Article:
I'm a staid, boring Ubuntu user of many years. I stick to LTS releases only on my desktop and laptop, and really don't want anything more than a stable, pleasant desktop user experience. I even think Unity is just fine (no, really).

So of course, I need something else to tinker with. Enter OpenWRT on a TP-Link TL-WR703N - it's a lot of fun messing around with a CLI in a very limited system (400 MHz MIPS, 4 MB of Flash, 32 MB RAM). Figure it never hurts to have a good, cheap setup to play and learn with.
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Re: I needed a new distro

Postposted on Tue Nov 18, 2014 10:49 pm

Odd, I have Cinnamon, VBox, and VMware, all at once, no problems. It's not endemic, at least.

Btrfs was, however, a bridge too far. Maybe next time.
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Re: I needed a new distro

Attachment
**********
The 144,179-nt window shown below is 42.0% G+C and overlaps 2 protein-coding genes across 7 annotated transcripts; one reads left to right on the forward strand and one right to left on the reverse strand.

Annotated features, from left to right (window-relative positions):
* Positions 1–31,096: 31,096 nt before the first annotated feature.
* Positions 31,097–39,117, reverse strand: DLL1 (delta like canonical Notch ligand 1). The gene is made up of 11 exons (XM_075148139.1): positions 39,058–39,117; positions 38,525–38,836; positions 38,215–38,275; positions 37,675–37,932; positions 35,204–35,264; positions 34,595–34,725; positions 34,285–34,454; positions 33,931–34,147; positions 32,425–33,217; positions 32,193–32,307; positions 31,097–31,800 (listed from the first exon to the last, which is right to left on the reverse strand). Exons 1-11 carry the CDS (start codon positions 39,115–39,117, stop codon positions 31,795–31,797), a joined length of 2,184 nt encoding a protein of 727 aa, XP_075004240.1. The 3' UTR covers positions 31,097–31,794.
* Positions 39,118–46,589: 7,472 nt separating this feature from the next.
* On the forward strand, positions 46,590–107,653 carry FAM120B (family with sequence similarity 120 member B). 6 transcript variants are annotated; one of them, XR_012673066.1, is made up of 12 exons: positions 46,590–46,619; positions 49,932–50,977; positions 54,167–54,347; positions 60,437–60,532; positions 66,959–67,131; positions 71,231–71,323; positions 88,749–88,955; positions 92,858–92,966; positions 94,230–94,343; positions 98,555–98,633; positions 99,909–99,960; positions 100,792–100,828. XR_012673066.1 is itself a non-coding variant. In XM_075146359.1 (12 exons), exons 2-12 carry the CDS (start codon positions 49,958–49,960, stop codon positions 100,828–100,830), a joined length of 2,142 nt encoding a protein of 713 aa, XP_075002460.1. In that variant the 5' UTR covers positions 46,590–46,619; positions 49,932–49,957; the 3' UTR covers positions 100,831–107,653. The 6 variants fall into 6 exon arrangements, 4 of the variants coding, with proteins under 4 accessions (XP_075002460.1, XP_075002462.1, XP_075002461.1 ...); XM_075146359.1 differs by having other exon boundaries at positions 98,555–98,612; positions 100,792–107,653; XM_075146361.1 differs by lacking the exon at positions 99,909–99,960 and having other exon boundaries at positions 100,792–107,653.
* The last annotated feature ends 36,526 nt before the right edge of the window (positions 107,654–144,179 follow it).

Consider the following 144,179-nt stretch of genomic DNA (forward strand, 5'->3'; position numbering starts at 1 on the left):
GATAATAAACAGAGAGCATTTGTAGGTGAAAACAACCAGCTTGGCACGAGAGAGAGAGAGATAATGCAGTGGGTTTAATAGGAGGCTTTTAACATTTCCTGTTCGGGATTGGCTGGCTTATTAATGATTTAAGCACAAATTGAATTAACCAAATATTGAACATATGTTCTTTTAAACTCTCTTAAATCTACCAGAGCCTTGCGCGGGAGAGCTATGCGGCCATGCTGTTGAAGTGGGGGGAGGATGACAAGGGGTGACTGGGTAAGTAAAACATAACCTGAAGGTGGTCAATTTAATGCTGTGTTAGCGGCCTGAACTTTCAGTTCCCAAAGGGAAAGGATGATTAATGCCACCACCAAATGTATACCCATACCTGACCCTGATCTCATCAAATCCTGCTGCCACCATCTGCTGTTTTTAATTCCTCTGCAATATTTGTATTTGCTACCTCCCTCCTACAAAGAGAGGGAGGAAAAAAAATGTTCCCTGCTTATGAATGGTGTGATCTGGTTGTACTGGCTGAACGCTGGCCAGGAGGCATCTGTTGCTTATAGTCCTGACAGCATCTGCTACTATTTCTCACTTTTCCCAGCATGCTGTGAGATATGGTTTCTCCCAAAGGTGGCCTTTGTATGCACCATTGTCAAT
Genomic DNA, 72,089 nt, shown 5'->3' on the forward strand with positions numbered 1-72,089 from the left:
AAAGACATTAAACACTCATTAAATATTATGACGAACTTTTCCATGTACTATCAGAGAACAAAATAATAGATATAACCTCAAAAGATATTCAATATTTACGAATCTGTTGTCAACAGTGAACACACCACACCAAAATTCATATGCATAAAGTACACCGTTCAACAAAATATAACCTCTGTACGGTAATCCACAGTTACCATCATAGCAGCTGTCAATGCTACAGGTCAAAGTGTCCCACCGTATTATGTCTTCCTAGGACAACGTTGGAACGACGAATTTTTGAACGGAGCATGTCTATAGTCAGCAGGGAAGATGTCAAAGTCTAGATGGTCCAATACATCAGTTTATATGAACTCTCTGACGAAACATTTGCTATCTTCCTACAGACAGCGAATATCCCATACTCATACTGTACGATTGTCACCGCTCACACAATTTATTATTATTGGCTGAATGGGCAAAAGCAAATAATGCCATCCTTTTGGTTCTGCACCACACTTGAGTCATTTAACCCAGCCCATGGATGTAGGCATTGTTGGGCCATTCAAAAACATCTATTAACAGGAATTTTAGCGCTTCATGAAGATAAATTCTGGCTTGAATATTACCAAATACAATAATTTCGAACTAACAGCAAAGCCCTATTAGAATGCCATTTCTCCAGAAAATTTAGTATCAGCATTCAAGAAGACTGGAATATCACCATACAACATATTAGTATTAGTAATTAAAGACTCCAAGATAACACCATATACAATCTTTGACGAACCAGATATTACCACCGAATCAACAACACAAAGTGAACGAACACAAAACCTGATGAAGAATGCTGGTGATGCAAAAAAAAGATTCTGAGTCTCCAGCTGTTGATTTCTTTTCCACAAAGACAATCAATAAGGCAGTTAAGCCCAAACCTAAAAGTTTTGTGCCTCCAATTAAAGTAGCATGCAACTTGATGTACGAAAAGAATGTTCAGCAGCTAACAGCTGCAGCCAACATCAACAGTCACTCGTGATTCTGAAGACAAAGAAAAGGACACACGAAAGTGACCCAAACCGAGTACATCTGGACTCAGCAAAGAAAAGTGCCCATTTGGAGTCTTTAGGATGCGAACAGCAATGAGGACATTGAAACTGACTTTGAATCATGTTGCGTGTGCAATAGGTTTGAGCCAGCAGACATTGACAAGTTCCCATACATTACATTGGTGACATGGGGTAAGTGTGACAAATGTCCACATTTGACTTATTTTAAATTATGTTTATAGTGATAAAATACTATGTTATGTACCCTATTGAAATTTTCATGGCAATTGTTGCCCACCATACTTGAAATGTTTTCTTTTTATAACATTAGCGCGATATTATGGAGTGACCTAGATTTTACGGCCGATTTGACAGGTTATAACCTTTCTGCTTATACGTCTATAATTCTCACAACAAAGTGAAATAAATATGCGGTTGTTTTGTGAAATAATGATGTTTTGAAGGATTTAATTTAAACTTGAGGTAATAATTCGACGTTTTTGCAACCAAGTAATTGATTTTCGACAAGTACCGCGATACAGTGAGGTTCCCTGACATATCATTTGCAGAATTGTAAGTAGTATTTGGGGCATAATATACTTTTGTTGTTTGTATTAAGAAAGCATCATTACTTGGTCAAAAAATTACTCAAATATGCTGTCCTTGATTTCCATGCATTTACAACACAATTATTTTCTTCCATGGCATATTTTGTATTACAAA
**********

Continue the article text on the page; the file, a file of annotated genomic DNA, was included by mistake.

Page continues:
Postposted on Tue Nov 18, 2014 11:14 pm

Forge wrote:Odd, I have Cinnamon, VBox, and VMware, all at once, no problems. It's not endemic, at least.


Something with Cinnamon's 3D acceleration, FreeBSD/PC-BSD's Gallium driver, and VirtualBox interacting in a not-good way, from what I've read. Probably it'd be fine on hardware, or whenever *BSD gets a newer driver.

Btrfs was, however, a bridge too far. Maybe next time.


PC-BSD gets ZFS for free, fwiw.
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Re: I needed a new distro

Postposted on Tue Nov 18, 2014 11:22 pm

Well, I've got btrfs working fine now, so pbtbtbt.
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Re: I needed a new distro

Postposted on Wed Nov 19, 2014 10:31 am

Ubuntu LTS for me with gnome-session-fallback to get rid of that horrible Unity thing.
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Re: I needed a new distro

Postposted on Thu Nov 20, 2014 12:34 pm

Unity isn't bad. It still has problems, but I don't hate it as much as Gnome3.
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Re: I needed a new distro